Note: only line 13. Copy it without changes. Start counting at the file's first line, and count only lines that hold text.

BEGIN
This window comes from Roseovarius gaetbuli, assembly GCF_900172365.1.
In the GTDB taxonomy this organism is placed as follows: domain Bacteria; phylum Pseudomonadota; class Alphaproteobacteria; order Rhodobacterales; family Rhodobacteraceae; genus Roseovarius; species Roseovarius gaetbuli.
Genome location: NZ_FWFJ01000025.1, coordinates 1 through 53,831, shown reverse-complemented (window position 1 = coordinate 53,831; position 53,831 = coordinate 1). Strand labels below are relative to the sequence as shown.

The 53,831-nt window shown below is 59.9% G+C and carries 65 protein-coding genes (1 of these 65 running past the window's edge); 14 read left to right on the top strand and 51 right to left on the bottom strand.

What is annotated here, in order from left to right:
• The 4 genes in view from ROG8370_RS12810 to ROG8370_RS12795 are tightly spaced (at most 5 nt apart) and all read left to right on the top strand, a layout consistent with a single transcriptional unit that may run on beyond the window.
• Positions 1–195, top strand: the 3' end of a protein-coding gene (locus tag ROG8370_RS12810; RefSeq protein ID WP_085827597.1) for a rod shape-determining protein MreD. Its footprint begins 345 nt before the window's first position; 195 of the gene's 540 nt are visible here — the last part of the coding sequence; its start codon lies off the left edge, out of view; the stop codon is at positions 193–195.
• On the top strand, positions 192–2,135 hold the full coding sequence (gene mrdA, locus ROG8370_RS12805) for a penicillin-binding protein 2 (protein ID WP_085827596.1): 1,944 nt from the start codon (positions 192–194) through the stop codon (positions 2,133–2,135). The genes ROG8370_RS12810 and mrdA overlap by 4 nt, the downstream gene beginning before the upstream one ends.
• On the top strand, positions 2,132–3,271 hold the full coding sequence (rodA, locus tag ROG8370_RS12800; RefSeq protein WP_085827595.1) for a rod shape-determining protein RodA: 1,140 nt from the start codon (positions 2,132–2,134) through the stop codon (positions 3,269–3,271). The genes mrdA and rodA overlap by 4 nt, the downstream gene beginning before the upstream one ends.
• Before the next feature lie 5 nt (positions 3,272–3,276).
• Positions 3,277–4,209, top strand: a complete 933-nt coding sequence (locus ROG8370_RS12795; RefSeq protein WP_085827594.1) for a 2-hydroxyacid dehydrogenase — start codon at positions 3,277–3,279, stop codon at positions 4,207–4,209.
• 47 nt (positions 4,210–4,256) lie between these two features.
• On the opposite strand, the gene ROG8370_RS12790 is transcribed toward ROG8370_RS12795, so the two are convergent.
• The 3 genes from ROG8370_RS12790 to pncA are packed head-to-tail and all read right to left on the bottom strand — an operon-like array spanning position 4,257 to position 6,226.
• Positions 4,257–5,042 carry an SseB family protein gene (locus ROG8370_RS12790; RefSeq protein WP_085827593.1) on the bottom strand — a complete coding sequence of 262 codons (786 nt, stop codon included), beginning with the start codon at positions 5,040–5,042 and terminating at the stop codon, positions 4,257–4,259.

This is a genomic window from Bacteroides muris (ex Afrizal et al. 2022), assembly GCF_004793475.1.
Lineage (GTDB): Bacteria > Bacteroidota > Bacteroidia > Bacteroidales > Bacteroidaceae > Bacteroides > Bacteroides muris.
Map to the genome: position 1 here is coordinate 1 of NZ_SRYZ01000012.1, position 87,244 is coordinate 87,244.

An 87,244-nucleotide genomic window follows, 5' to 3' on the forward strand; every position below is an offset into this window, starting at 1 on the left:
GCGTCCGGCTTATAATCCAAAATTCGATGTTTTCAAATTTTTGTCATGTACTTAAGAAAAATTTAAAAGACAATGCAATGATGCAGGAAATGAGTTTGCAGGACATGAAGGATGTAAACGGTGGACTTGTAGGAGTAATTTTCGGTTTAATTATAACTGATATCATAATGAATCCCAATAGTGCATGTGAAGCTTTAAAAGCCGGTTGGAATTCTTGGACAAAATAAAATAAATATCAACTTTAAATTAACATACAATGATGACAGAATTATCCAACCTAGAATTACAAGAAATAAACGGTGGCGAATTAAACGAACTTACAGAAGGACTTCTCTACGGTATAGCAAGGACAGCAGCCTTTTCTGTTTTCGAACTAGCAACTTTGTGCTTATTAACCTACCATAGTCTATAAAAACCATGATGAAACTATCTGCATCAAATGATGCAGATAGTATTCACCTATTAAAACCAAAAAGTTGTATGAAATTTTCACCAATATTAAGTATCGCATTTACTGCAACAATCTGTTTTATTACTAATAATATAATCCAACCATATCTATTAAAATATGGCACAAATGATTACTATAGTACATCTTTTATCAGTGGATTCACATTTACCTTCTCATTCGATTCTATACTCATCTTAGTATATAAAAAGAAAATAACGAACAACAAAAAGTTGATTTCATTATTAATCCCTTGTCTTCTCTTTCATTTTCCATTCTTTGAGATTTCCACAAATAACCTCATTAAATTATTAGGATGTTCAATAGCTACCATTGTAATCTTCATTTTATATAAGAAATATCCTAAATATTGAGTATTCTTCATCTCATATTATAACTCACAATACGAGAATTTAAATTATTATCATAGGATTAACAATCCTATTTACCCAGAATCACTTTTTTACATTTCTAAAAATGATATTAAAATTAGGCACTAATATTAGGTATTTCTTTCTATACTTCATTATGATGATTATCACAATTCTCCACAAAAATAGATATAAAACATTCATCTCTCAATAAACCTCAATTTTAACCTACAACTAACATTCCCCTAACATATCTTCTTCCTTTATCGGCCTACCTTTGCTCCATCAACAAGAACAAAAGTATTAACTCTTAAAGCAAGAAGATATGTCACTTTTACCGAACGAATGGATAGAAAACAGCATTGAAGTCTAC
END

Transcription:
• On the opposite strand, the gene ROG8370_RS12790 is transcribed toward ROG8370_RS12795, so the two are convergent.